HeroBracelet story on Fox.
HOUSTON -- In the heart of Houston you will find a judge who runs her court with a firm hand. Just above that hand lies a pair of bracelets, each etched with the names of Bonnie Crane Hellum's heroes.
Hellum's father was lost in World War II when his B-17 bomber fell from the sky. Her son is serving the nation as a physician in the U.S. Army.
"I'm anchored to these bracelets. When I feel them and I touch them, they are in my heart and in my mind," says the judge, of the metal strips she's never without.
It is but one of thousands of stories driven by HeroBracelets, a concept that emerged five years ago from Texan Chris Greta's outrage over the lack of resources flowing to the families of service members lost in Afghanistan and Iraq.
"I saw both sides of the equation, the political spectrum, using the war, and the people who got hurt by it most, the soldiers and their families, they were kind of being pushed off into the shadows," says Greta, who owns the Ad Ranch, a boutique Austin marketing agency. "It just plain pissed me off."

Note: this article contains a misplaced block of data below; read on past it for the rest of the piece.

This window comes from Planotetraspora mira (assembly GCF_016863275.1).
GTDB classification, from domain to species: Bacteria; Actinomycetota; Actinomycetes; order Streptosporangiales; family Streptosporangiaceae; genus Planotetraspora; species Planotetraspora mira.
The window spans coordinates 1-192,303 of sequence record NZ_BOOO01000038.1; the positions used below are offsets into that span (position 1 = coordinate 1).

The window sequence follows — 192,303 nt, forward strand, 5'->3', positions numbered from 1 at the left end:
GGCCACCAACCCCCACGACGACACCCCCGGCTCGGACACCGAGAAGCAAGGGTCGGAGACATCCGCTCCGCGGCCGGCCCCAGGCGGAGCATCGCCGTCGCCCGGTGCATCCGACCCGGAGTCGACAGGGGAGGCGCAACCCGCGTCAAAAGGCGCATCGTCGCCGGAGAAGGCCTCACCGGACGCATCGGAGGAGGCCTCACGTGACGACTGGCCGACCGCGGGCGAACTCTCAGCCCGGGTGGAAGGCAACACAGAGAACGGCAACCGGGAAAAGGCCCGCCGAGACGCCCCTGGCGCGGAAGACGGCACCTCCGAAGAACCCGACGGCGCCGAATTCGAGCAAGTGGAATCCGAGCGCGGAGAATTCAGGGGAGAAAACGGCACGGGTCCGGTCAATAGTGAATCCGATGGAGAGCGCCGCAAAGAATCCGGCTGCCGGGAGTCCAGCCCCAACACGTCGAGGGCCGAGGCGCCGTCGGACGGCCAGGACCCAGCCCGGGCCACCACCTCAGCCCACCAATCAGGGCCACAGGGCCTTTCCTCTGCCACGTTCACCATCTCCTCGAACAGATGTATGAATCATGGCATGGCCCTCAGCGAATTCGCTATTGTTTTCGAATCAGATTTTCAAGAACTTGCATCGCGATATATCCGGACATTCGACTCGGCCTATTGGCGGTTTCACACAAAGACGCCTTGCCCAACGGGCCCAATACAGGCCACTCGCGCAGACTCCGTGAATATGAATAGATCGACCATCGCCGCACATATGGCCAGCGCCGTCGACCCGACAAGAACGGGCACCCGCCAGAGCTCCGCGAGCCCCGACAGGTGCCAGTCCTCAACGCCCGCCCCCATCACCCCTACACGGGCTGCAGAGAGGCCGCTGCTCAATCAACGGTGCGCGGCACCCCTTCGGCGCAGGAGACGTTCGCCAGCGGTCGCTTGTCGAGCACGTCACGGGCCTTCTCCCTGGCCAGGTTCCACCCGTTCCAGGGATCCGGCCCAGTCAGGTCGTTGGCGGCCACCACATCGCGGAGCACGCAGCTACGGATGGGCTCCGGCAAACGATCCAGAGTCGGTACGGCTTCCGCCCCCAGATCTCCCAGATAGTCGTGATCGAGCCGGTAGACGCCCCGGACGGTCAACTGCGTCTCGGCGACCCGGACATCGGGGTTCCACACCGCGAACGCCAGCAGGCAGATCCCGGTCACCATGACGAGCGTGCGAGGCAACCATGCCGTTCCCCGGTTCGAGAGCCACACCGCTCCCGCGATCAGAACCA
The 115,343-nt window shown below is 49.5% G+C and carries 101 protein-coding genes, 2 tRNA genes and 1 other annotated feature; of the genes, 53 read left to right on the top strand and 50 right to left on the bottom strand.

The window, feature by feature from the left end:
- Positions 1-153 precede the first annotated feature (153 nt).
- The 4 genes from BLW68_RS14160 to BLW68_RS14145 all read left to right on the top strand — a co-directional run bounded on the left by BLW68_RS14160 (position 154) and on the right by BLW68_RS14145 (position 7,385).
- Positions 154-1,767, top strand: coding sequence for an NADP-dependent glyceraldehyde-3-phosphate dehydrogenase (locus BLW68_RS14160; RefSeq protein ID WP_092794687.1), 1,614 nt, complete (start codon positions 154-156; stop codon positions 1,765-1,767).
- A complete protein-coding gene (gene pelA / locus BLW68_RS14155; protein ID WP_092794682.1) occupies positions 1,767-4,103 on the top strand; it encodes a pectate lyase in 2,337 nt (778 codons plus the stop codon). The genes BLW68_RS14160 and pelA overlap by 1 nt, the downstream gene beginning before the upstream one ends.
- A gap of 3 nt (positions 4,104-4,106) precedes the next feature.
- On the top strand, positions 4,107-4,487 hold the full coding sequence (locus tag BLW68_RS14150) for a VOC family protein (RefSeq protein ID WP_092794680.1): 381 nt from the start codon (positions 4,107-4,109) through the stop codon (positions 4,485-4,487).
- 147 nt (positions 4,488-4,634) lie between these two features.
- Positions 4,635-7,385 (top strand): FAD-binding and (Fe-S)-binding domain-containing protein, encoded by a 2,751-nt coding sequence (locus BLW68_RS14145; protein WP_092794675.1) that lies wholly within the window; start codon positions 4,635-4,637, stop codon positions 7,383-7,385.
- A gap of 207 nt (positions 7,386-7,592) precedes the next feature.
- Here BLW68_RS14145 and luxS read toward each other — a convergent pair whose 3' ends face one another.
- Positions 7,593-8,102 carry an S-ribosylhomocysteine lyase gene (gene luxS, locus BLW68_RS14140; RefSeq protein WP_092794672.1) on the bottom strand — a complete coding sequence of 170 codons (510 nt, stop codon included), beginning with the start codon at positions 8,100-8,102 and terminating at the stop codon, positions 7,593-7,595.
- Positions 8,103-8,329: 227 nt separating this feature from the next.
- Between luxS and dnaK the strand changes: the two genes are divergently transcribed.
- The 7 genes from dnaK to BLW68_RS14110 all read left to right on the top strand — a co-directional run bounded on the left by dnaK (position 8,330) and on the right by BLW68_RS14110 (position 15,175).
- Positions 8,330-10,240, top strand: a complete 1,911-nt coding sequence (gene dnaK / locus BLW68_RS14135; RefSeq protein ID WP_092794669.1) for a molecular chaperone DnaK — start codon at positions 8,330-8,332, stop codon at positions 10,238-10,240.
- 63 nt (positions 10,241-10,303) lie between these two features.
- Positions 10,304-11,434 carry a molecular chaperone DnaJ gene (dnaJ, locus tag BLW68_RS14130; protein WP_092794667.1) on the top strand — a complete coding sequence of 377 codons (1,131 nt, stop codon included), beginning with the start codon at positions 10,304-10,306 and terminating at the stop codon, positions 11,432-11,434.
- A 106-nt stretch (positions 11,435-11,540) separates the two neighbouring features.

To raise funds for soldiers and their families Greta created HeroBracelets, inspired by the POW bracelets worn by Americans during the Vietnam War era. Reaction to the initial on-line offering was swift and overwhelming. In a single day, orders for more than 1,600 poured in. The onslaught nearly cratered the business.
"It destroyed the agency. We lost a bunch of clients," says Greta.
What caught the veteran pitchman unprepared were the deeply personal connections that have come with the project.
"I've got e-mails letters and calls from parents who lost their children a week earlier," Greta explains.
Since the first bracelet was ordered in 2004 more than 66,000 have been shipped to folks across the country and over seas. The sales have allowed Greta to funnel more than $100,000 to the Intrepid Fallen Hero Fund.
Those who order have several options. Bronze bracelets for those serving, purple for those who've been wounded and black for those who lost their lives in the line of duty. Most who've logged on to HeroBracelets.org have a personal relationship with the hero whose name they choose to wear.
"They say, 'I'm gonna wear this thing until he comes home and takes it off my wrist'," says Greta, his voice choked with emotion.
Five years and thousands of new friends into the operation, Greta's anger has been off-set by a profound sense of commitment.
"Marketing is just marketing - but this is the one thing we did that actually mattered. It is such a powerful thing in everybody's life. You can't walk away from it. You can't."